Keenly aware that such a move would drastically impact (read: crush) companies such as Facebook, whose business model revolves around its ability to track users for marketing purposes, the bill offers a simple, if not elegant, solution: Companies would be allowed to notify users that the only way to continue using a service or website for free is to allow tracking. But companies that choose to do this cannot simply deny service to anyone who desires not to have their data collected. Instead, they must offer a paid version of the service.
In practice, this would mean Facebook users would be faced with two options: allow Facebook to continue tracking them online so the company can continue to profit by targeting them with ads, or pay a monthly fee to offset the company’s loss in revenue. The fee, as described in the bill’s language, “shall not be greater than the amount of monetary gain the covered entity would have earned had the average consumer not opted-out.” In Facebook’s case, such a fee would be relatively small; in December 2017, the company said it made on average $26.76 per U.S.-based user. (A third option, floating by one Wyden aide, might include allowing users to agree to continue using a service even if they opt-out for free if they agree to, say, watch a three-minute advertisement beforehand.) What’s more, when a user does agree to be tracked in exchange for using a “free” service, the bill requires that they be notified of which third-parties will be granted access to what specific information.
The bill also includes two important carveouts: Nonprofit organizations and news companies are exempt from the law, the latter having been excluded intentionally to protect reporters from being forced to surrender data they’ve collected on individuals in journalistic pursuits.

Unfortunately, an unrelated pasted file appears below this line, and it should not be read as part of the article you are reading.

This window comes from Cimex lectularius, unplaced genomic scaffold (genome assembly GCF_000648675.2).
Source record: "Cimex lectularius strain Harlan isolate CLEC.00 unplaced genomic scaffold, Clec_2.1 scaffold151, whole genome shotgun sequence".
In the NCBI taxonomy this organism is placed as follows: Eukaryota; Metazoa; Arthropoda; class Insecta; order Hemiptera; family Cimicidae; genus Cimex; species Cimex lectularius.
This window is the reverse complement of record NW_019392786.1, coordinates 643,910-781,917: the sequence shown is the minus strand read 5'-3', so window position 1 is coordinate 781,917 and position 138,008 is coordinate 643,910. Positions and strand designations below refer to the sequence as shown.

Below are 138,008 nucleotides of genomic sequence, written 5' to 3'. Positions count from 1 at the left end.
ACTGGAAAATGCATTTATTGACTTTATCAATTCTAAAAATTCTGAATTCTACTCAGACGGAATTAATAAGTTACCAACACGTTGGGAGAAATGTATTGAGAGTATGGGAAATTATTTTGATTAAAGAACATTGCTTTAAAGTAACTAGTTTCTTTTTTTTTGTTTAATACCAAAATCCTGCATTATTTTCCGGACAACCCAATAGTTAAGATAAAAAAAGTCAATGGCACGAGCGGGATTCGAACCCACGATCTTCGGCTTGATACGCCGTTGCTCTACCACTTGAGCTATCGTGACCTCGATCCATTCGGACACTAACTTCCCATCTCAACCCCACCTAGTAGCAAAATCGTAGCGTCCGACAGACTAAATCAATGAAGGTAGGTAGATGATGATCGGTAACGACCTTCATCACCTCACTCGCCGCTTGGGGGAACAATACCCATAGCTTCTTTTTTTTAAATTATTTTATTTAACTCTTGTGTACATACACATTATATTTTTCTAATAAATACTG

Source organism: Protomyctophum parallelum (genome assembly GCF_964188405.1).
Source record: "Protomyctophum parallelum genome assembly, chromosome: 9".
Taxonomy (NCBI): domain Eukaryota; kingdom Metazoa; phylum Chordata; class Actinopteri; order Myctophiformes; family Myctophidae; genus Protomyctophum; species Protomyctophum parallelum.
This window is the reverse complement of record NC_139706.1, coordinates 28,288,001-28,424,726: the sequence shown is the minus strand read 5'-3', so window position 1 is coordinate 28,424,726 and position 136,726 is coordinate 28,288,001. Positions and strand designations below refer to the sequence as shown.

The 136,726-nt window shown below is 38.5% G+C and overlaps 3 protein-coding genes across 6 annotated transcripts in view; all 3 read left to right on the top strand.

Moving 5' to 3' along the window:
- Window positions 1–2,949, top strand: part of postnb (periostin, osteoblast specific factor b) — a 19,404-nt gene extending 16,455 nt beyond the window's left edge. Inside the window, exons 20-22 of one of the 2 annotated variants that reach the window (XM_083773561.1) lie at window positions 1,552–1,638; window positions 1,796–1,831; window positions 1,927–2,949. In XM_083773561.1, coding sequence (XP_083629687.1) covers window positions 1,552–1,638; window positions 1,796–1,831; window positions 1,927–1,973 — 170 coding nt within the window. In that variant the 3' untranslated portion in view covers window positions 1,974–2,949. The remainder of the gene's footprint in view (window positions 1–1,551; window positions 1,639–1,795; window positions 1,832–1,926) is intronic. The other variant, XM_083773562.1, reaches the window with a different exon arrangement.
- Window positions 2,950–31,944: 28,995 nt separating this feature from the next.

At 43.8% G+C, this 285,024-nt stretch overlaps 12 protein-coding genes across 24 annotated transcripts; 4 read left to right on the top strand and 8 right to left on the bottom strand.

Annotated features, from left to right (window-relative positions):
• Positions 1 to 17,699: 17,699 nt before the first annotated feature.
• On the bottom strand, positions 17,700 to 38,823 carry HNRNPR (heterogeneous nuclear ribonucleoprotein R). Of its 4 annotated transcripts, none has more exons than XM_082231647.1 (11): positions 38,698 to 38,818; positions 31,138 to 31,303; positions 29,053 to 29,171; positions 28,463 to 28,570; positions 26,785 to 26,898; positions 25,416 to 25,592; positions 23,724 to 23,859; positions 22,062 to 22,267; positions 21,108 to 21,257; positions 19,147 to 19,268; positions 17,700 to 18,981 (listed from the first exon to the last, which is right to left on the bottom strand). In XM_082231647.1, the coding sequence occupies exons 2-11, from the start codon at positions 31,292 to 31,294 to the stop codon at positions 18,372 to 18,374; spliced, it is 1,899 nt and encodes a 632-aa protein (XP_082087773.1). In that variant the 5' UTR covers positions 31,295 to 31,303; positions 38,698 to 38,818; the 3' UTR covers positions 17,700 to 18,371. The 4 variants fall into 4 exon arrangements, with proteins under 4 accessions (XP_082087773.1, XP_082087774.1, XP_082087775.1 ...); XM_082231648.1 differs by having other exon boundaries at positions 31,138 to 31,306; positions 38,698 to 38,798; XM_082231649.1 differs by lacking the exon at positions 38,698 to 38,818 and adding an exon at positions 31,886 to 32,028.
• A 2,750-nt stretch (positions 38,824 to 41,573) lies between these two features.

The technology to accomplish what the bill requires may not yet exist. For example, even if companies did pay attention to the “Do Not Track” feature, the feature has no impact on applications running outside of browsers. The law would require such a mechanism. (Wyden aides acknowledged the complexities involved in devising a system that would cover the full range of Internet-of-Things devices; TVs and vehicles that are now tracking users online habits, for example.) The hope is that the bill will spur innovation in the privacy arena, but it meanwhile places the onus on the FTC to devise the technological means to create this new opt-out system. The commission would be outfitted to accomplish this feat, however, with an influx of cash and staff, as well as the creation of a Bureau of Technology overseen by a new “chief technologist.”
The draft suggests the appointment of up to 175 additional FTC personnel with technological expertise, such as software engineers, including 100 additional personnel to the commission’s privacy division and 25 personnel to its consumer protection bureau. It also tasks these employees with establishing the minimum privacy and cybersecurity standards to be met by the companies. Lastly, the bill compels companies, for the first time in U.S. history under the law, to assess the algorithms with which they process consumer data to study whether they are inherently prejudicial toward certain people, a well-observed technological issue intertwined with Americans’ civil rights.
Of the bill’s purpose, Wyden said his ultimate goal is to bring about “radical transparency” while arming consumers with “new tools to control their information.” The bill supports those efforts, he added, “with tough rules with real teeth to punish companies that abuse Americans’ most private information.”
“It’s time for some sunshine on this shadowy network of information sharing,” he said.
Read the full discussion draft below: